Pennsylvania's attorney general said Thursday she granted Gov. Tom Corbett the authority to file a federal antitrust lawsuit against the NCAA because her office is currently prosecuting three Penn State administrators.
Attorney General Linda Kelly told The Associated Press that "an actual conflict of interest could, and likely would, arise if this office were involved in both cases." Kelly said the "size and scope" of the criminal cases "made it untenable" for the state prosecutors' office to also be involved in the civil lawsuit.
Kelly said her office got the request from Corbett on December 14th and granted it a few days later. Corbett nominated Kelly to succeed him as attorney general two years ago when Corbett became governor.
The lawsuit filed argues the NCAA acted illegally and was motivated by a desire to gain power for its president and weaken the university. The 43-page complaint seeks to vacate all of the punishment related to the Jerry Sandusky child molestation scandal, including a $60 million fine and four-year bowl ban. The lawsuit claims the NCAA was motivated by a desire to "gain leverage in the court of public opinion."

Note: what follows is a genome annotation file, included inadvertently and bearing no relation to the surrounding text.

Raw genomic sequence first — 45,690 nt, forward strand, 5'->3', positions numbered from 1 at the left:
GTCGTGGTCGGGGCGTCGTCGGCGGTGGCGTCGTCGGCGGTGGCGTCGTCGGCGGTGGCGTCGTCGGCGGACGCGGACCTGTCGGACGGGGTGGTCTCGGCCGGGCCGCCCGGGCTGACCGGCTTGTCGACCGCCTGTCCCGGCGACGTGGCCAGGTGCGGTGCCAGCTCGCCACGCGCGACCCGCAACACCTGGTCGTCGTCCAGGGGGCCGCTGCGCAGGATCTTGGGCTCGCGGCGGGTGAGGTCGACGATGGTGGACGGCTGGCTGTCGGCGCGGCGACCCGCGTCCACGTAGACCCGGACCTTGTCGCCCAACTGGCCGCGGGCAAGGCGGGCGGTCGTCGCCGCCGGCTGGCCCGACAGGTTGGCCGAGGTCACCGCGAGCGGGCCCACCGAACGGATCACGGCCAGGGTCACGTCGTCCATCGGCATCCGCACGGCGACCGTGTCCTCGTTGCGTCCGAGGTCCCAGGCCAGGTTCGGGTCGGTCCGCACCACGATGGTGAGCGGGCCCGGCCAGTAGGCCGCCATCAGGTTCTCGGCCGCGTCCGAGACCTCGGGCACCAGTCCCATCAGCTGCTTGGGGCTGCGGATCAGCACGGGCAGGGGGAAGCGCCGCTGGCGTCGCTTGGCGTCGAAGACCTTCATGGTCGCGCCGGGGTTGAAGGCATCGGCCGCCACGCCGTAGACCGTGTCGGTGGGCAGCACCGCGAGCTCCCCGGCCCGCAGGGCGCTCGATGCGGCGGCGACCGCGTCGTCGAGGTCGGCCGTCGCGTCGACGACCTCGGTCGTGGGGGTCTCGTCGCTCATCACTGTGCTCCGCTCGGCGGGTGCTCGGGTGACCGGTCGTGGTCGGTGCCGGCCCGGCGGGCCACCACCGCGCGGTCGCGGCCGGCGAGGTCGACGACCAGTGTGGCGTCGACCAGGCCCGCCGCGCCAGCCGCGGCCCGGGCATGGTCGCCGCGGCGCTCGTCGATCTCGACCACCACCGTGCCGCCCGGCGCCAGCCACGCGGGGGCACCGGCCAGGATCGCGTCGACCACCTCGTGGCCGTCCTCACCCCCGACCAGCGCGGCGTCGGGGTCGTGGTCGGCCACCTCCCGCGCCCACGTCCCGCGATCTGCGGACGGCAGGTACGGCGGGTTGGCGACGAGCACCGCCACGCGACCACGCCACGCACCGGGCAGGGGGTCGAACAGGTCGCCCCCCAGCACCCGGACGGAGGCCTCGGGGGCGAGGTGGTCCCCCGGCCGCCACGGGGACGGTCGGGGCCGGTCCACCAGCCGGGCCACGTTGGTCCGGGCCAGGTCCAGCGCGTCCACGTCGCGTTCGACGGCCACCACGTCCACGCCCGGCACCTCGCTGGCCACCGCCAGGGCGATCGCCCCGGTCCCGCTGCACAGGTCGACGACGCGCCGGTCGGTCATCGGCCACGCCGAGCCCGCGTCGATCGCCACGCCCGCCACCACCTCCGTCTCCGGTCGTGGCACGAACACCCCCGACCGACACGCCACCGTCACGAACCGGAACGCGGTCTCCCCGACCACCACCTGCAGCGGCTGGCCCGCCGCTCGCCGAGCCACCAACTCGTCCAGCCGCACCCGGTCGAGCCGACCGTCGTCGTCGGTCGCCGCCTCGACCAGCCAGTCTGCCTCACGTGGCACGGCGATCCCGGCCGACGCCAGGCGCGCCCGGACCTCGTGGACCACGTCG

The NCAA said it was disappointed in Corbett's lawsuit, calling it meritless and an "affront" to Sandusky's victims.
Corbett said the university and state have been harmed by what he calls "harsh penalties." Corbett claims the NCAA punished students, the community and businesses around the university, not the former assistant football coach who molested children.
The sanctions, imposed in July, included a $60 million fine for child abuse prevention grants, a four-year bowl game ban for the university's marquee football program and the forfeiture of 112 wins. Corbett said the lawsuit shows the NCAA actions were overreaching and unlawful.
Joe Paterno's family released a statement saying that Gov. Corbett "now realizes, as do many others, that there was an inexcusable rush to judgment" in the aftermath of the child sex abuse scandal.
The NCAA imposed the penalties in the wake of a report by former FBI Director Louis Freeh that concluded Paterno and other Penn State officials covered up abuse reports. The scandal cost Paterno his job two months before his death last January at age 85.